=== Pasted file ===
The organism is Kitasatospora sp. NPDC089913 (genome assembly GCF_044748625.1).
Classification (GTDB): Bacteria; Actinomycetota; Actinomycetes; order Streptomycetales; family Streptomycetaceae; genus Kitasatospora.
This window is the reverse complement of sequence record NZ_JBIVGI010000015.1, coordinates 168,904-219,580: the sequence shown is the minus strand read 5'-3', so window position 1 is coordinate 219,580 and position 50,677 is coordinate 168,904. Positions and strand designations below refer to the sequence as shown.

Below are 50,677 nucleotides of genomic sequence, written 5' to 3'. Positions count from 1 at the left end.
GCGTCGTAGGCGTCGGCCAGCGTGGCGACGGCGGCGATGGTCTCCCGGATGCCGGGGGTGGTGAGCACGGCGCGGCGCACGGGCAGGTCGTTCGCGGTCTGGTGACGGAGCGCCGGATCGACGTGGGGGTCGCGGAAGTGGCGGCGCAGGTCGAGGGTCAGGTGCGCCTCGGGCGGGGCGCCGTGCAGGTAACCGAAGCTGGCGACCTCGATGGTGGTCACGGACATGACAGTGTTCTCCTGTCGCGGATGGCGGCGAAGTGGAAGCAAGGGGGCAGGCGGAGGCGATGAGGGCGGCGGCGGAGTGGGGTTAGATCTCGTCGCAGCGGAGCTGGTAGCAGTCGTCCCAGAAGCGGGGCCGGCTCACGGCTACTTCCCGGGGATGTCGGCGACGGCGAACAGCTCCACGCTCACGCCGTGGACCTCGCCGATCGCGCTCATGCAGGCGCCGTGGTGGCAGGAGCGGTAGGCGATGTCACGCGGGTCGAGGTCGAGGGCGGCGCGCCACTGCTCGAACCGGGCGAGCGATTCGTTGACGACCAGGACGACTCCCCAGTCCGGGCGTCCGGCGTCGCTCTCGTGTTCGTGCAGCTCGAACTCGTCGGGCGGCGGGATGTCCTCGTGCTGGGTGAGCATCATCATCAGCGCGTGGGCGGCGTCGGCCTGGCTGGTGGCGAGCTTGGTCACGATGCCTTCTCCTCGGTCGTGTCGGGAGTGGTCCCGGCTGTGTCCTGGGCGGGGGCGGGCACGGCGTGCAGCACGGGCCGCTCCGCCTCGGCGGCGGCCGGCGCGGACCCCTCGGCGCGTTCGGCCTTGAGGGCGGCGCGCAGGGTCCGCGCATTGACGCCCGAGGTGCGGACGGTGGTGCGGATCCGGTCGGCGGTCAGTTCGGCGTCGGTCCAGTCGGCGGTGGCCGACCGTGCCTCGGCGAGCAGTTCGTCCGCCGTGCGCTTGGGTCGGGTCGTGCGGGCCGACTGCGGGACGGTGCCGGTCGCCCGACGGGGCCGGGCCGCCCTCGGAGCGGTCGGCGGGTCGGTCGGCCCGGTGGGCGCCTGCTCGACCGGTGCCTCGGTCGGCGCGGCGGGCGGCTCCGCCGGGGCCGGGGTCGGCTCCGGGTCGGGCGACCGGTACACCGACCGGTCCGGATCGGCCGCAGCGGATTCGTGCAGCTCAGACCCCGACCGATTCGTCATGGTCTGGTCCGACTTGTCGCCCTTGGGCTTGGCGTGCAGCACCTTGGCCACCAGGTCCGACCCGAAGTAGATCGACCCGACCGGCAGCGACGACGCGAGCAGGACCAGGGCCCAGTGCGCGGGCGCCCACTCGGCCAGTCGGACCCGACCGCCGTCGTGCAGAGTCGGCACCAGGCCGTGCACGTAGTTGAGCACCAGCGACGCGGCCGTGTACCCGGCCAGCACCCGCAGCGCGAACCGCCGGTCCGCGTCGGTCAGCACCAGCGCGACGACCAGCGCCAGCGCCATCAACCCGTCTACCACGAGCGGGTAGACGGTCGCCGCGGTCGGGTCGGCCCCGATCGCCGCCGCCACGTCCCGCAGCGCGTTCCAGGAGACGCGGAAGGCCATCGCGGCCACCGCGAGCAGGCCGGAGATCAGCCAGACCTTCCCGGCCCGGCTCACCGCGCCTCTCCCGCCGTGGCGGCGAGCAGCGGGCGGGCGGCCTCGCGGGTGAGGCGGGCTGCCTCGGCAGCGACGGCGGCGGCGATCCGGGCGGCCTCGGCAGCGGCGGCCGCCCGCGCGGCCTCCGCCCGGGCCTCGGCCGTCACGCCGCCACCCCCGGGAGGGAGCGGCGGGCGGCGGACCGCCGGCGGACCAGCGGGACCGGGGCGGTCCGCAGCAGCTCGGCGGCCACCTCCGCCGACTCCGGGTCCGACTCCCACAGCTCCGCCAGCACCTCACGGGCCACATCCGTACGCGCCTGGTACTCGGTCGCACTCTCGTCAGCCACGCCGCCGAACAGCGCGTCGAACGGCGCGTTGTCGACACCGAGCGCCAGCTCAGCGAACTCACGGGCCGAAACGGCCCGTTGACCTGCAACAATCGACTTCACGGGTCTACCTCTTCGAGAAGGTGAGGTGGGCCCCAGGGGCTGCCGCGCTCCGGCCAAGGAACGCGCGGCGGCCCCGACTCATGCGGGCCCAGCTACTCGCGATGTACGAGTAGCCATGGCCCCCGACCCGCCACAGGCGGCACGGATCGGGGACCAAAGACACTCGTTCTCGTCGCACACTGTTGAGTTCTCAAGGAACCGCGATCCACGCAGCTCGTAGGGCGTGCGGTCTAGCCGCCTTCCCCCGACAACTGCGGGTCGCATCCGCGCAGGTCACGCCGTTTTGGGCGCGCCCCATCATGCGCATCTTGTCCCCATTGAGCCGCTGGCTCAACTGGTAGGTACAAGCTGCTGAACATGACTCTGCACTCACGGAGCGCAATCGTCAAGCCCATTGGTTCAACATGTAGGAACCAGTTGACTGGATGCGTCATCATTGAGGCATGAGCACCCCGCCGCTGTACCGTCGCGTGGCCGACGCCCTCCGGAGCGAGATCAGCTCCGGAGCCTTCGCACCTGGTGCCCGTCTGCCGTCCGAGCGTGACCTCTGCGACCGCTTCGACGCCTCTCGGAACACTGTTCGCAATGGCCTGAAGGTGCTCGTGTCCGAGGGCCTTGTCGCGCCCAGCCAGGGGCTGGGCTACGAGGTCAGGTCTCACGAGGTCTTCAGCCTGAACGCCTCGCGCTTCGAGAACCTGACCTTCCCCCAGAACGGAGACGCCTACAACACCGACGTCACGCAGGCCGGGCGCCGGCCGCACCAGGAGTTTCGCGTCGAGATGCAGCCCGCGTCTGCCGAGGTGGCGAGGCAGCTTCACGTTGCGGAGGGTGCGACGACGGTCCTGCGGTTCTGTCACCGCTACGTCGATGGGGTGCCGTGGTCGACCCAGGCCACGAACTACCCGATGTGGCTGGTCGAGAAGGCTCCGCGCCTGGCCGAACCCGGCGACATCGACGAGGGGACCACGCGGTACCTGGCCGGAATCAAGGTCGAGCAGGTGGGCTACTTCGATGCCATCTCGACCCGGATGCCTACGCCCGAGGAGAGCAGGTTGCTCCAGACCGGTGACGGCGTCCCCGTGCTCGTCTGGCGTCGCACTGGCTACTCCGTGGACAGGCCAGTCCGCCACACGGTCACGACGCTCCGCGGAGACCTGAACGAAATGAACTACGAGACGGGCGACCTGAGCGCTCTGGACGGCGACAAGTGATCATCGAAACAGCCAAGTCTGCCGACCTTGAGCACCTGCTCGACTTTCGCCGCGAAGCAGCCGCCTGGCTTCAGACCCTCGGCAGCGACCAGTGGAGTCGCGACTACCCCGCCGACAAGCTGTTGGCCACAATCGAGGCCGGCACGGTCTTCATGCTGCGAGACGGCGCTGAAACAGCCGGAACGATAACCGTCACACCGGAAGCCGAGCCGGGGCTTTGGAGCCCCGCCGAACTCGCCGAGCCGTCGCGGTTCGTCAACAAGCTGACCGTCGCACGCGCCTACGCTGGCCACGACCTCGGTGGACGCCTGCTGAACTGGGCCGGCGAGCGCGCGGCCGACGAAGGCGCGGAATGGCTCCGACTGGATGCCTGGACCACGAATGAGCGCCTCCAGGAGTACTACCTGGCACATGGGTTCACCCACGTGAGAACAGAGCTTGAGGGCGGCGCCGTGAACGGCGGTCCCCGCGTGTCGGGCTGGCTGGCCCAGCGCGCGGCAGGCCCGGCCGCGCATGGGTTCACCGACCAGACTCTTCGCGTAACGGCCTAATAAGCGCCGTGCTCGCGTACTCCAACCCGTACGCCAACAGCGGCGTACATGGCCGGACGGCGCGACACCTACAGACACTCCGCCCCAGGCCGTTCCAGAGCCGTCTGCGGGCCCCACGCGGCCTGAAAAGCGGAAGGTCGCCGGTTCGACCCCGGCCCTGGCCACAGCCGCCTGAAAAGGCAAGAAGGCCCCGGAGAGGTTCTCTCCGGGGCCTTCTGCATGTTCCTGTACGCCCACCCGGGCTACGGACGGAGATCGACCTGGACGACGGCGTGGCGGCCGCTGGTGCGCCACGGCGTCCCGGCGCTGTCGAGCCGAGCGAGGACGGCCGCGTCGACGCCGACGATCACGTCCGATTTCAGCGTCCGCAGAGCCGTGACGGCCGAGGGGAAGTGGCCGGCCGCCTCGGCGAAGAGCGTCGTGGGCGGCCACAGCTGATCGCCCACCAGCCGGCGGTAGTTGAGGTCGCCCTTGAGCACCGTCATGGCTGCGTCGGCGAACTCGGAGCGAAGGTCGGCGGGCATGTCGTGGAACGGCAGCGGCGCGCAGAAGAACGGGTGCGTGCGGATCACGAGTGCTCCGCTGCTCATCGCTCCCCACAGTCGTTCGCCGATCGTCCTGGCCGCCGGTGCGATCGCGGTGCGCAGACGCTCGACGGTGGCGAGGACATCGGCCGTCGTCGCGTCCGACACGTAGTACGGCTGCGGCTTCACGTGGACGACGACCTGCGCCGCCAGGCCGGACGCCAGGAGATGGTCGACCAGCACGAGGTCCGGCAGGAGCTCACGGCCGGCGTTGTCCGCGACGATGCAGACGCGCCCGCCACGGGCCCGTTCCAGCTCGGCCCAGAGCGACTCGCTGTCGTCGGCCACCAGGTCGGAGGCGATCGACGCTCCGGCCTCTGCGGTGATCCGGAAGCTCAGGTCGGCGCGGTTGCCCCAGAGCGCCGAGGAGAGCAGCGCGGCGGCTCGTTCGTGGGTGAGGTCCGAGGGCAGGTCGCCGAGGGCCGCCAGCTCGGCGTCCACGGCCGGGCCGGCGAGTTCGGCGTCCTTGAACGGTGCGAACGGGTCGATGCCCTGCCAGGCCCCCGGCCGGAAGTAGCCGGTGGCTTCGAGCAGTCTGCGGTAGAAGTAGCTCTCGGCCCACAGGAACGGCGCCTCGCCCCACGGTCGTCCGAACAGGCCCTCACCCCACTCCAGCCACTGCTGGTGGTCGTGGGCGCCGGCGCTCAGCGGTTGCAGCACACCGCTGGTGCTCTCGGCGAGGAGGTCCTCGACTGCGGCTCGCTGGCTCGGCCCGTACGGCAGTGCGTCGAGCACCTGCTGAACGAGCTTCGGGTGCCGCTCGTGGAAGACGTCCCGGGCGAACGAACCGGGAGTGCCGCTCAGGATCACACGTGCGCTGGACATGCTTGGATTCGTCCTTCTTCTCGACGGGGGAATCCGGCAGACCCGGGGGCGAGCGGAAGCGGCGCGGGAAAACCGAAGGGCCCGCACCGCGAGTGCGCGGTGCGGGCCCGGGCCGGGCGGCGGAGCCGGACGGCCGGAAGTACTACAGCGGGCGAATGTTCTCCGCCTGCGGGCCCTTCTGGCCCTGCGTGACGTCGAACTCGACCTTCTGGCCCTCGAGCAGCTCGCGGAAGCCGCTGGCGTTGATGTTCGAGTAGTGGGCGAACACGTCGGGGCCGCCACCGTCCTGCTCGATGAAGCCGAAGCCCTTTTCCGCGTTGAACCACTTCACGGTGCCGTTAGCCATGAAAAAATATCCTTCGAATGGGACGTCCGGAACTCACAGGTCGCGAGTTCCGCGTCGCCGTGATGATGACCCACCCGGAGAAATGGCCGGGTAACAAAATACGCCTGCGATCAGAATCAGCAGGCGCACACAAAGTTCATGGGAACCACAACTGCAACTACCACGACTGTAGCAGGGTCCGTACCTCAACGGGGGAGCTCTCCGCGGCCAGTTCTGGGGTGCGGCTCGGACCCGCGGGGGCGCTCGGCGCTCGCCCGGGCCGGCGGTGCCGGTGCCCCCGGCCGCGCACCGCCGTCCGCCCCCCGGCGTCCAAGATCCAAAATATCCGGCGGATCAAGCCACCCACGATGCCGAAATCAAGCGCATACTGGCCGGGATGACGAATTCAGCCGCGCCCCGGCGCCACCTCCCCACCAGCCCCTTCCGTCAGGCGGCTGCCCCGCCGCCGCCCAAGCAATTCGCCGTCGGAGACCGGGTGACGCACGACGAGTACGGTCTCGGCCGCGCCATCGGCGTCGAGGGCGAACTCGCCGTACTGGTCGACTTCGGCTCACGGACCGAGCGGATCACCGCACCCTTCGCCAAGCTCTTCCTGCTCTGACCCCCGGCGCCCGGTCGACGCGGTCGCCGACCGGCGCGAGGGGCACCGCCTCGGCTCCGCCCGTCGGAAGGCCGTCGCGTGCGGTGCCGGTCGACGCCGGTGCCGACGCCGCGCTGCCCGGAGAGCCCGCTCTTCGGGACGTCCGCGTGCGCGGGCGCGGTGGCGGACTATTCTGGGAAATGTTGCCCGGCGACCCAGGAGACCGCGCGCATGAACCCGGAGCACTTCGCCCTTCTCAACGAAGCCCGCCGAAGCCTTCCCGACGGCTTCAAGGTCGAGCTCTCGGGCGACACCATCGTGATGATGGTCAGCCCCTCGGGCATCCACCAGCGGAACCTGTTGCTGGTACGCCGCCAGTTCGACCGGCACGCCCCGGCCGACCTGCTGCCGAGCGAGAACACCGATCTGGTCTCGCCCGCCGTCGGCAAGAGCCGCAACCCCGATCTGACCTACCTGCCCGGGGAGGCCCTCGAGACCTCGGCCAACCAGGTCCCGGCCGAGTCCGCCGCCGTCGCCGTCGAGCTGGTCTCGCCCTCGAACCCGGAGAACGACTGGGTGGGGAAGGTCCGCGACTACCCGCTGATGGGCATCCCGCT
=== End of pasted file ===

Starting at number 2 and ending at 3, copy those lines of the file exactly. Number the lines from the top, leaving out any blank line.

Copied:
Classification (GTDB): Bacteria; Actinomycetota; Actinomycetes; order Streptomycetales; family Streptomycetaceae; genus Kitasatospora.
This window is the reverse complement of sequence record NZ_JBIVGI010000015.1, coordinates 168,904-219,580: the sequence shown is the minus strand read 5'-3', so window position 1 is coordinate 219,580 and position 50,677 is coordinate 168,904. Positions and strand designations below refer to the sequence as shown.